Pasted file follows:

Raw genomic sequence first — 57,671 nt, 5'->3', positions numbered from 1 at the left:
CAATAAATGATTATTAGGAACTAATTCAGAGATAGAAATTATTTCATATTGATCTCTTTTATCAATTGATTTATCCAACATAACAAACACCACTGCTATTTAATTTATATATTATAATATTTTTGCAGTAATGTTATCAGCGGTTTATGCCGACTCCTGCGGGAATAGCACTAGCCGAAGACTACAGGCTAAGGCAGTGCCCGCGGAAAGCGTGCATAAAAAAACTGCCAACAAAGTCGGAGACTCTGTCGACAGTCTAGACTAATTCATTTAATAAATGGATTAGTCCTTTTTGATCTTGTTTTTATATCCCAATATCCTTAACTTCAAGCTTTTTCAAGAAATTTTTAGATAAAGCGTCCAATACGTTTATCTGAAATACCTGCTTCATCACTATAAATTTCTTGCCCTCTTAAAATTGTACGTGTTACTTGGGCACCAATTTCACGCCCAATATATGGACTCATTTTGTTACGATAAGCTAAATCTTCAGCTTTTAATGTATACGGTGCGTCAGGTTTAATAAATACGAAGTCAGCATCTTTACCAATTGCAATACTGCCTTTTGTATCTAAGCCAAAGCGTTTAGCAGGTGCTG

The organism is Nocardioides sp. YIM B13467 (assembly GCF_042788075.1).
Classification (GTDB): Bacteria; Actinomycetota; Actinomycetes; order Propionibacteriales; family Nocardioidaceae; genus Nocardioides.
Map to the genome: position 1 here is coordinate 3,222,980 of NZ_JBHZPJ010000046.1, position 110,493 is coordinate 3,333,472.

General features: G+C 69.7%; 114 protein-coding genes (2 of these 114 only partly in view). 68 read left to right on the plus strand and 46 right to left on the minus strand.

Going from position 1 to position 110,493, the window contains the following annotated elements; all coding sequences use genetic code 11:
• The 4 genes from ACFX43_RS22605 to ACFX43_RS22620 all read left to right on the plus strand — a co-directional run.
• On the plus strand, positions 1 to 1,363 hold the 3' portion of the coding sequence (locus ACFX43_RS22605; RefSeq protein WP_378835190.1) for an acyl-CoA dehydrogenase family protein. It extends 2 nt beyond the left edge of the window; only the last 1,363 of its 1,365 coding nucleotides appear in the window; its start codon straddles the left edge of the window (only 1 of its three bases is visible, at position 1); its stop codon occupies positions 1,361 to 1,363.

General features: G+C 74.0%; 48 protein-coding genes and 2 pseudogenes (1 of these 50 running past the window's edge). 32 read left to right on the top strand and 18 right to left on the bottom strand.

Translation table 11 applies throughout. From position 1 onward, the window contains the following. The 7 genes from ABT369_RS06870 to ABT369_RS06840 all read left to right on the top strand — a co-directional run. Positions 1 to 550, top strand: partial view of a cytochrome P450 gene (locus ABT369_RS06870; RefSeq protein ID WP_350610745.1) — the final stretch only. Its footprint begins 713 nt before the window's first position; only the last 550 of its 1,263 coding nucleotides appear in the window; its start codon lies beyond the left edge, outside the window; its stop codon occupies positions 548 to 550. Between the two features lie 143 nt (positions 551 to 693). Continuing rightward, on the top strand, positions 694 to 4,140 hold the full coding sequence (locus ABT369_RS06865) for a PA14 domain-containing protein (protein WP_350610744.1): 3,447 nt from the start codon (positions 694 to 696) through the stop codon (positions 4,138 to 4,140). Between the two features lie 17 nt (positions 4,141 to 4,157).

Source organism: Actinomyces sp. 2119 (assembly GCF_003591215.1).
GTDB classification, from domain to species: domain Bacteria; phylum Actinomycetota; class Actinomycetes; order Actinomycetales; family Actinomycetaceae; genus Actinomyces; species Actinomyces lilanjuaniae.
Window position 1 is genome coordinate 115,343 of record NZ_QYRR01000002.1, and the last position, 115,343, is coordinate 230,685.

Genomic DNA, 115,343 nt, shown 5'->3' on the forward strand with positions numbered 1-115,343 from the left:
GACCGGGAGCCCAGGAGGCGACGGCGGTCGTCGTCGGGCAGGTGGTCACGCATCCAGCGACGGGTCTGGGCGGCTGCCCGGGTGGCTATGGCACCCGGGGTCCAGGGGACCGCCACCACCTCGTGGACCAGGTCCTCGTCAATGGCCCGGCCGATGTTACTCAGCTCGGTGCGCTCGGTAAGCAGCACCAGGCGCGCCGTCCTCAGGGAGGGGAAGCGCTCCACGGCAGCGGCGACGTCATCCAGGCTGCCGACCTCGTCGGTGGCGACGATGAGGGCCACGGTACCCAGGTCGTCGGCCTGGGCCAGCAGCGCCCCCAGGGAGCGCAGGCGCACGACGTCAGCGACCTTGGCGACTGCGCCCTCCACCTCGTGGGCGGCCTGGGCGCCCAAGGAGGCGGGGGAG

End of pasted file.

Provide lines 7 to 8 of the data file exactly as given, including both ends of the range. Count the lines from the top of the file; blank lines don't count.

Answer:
Going from position 1 to position 110,493, the window contains the following annotated elements; all coding sequences use genetic code 11:
• The 4 genes from ACFX43_RS22605 to ACFX43_RS22620 all read left to right on the plus strand — a co-directional run.